• Moderna: 94.1 percent effective at preventing symptomatic infection in those with no previous infection
  • Johnson & Johnson: 72 percent overall efficacy and 86 percent efficacy against severe disease
  • AstraZeneca: 76 percent effective at reducing the risk of symptomatic disease after two doses, and 100 percent effective against severe disease. The company has also claimed an 86 percent effectiveness rate of preventing COVID-19 in those over age 65.

Comparing the vaccines can be difficult because each company and their trials may define terms in different ways. The demographics of the trials can vary, and the time periods relative to the viral variants at the time can vary.

If you have decided to get vaccinated, you might have some other questions about how effective the vaccine is based on other circumstances. Here are some common questions.

Is it OK to take a pain reliever?

If you’re nervous about side effects from the vaccine, especially the second dose, you might be tempted to take some pain relievers ahead of time. This might not be the best course of action, as research published in the Journal of Virology has found that taking a nonsteroidal anti-inflammatory drug like ibuprofen may impair antibody production and reduce other parts of the immune response to the vaccine.

It is not known how this affects immunity outside the laboratory. Taking pain relievers after receiving the vaccine may not be a problem. In the late-stage clinical trials of the Moderna vaccine, the protocols did not prevent participants from taking these drugs if they felt they were necessary.

If I don’t have a reaction, does that mean the vaccine isn’t working?

If you don’t have any side effects from the vaccine, you may see the reactions other people have and wonder if your vaccine was effective. The good news is, yes, your vaccine was still effective and you are protected. The side effects people experience are just reflective of each individual’s unique immune system, not of the vaccine itself.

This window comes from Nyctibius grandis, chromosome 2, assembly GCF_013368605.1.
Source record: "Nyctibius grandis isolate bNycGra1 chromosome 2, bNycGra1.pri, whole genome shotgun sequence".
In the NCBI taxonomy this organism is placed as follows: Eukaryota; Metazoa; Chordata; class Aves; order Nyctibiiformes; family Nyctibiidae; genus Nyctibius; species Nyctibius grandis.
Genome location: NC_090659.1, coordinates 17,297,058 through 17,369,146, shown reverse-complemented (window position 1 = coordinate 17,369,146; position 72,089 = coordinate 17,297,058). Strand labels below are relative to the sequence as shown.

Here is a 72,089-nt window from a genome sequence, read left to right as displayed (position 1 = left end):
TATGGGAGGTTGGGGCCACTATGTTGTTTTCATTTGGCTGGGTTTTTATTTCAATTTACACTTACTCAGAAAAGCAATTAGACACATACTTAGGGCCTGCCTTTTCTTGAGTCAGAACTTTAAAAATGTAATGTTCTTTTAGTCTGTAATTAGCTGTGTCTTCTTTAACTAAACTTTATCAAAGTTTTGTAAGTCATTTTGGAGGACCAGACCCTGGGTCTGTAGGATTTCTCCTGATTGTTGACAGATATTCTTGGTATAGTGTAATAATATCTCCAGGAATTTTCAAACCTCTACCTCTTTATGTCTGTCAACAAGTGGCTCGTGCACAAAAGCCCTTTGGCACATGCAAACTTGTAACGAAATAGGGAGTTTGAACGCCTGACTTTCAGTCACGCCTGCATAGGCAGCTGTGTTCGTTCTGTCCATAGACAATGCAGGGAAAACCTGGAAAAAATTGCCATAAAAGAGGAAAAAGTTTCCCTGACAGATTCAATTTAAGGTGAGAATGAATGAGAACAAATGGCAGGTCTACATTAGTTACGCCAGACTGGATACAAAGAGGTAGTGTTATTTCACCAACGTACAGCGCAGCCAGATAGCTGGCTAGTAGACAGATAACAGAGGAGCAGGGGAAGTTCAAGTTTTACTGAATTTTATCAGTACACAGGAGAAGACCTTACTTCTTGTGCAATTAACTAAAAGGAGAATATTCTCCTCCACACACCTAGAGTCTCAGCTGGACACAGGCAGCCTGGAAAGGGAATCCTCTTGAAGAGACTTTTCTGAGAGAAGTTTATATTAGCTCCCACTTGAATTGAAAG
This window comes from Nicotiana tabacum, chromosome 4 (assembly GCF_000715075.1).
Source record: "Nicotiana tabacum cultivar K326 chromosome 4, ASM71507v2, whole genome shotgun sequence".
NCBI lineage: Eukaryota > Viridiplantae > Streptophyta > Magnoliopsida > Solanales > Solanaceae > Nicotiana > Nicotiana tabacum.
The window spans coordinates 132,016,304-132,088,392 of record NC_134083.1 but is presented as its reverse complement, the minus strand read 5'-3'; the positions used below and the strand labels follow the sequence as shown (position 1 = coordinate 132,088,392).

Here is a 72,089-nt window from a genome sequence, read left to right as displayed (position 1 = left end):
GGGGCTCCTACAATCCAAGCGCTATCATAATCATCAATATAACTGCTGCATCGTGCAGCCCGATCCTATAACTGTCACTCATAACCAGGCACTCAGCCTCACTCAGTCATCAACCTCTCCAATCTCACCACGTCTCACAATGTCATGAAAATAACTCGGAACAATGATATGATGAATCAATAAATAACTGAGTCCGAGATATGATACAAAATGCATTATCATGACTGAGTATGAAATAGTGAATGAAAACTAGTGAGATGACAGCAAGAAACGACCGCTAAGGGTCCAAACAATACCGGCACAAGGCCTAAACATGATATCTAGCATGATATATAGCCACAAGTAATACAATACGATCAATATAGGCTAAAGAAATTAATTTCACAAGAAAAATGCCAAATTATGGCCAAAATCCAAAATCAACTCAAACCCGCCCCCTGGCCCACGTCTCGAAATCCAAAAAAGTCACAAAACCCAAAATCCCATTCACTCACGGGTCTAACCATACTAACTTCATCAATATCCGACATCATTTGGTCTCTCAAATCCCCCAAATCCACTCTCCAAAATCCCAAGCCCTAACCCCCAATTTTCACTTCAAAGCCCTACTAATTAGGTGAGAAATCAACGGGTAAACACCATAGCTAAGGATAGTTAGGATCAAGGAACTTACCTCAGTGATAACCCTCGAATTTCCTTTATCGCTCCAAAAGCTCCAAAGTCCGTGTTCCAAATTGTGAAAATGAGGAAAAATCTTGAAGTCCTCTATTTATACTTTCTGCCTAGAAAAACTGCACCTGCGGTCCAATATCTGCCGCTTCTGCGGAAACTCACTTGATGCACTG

If I am immunocompromised, is the vaccine still effective?

For those who are immunosuppressed, talk with your doctor before getting any COVID-19 vaccine. While these vaccines are safe for the immunosuppressed, it’s always good to speak with your doctor about your individual situation.

The vaccine may be less effective in some people with compromised immune systems. That being said, even if the vaccine produces a weaker response, it may still be worth the added protection. People with weakened immune systems are at significant risk for COVID-19, so even some protection may be beneficial.

Will I need a booster?

There has also been a lot of talk about boosters for the COVID-19 vaccines. This is a bit of a misnomer. Boosters are typically an additional dose of the original vaccine to remind the immune system about the infection and boost antibody protection.

With the COVID-19 vaccine, because of emerging variants, it will likely be a new version of the vaccine to protect against the mutated forms of the virus.

You should get the first COVID-19 vaccine that is available to you. Waiting for a specific brand is not advised, and the Centers for Disease Control and Prevention (CDC) does not recommend one vaccine over another.

The Moderna COVID-19 vaccine is safe, effective, and comparable to the other COVID-19 vaccines on the market.

If you are immunocompromised or have any underlying health issues, talk with a medical professional about whether you should get the vaccine and any questions you might have about it.